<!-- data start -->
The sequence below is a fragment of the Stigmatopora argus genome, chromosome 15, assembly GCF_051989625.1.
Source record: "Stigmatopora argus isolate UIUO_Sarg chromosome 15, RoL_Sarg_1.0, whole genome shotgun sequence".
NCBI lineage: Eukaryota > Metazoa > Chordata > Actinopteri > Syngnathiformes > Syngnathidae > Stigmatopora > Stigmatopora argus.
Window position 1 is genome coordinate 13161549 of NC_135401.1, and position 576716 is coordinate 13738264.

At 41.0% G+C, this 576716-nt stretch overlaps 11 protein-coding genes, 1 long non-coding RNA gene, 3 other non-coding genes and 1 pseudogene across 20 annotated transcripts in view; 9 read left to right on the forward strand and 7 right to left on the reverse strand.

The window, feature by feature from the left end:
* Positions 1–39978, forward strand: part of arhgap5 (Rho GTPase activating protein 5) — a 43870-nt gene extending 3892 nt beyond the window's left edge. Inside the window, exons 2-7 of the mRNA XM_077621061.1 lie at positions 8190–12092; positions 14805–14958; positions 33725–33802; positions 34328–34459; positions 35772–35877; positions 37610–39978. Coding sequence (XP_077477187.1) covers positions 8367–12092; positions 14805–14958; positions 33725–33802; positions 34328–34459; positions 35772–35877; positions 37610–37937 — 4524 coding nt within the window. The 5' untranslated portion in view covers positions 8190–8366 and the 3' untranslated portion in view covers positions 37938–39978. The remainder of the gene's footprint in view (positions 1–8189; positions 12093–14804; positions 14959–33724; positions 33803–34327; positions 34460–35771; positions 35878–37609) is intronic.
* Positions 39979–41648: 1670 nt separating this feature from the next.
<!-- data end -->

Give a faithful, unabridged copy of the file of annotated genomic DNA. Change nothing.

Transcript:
The sequence below is a fragment of the Stigmatopora argus genome, chromosome 15, assembly GCF_051989625.1.
Source record: "Stigmatopora argus isolate UIUO_Sarg chromosome 15, RoL_Sarg_1.0, whole genome shotgun sequence".
NCBI lineage: Eukaryota > Metazoa > Chordata > Actinopteri > Syngnathiformes > Syngnathidae > Stigmatopora > Stigmatopora argus.
Window position 1 is genome coordinate 13161549 of NC_135401.1, and position 576716 is coordinate 13738264.

At 41.0% G+C, this 576716-nt stretch overlaps 11 protein-coding genes, 1 long non-coding RNA gene, 3 other non-coding genes and 1 pseudogene across 20 annotated transcripts in view; 9 read left to right on the forward strand and 7 right to left on the reverse strand.

The window, feature by feature from the left end:
* Positions 1–39978, forward strand: part of arhgap5 (Rho GTPase activating protein 5) — a 43870-nt gene extending 3892 nt beyond the window's left edge. Inside the window, exons 2-7 of the mRNA XM_077621061.1 lie at positions 8190–12092; positions 14805–14958; positions 33725–33802; positions 34328–34459; positions 35772–35877; positions 37610–39978. Coding sequence (XP_077477187.1) covers positions 8367–12092; positions 14805–14958; positions 33725–33802; positions 34328–34459; positions 35772–35877; positions 37610–37937 — 4524 coding nt within the window. The 5' untranslated portion in view covers positions 8190–8366 and the 3' untranslated portion in view covers positions 37938–39978. The remainder of the gene's footprint in view (positions 1–8189; positions 12093–14804; positions 14959–33724; positions 33803–34327; positions 34460–35771; positions 35878–37609) is intronic.
* Positions 39979–41648: 1670 nt separating this feature from the next.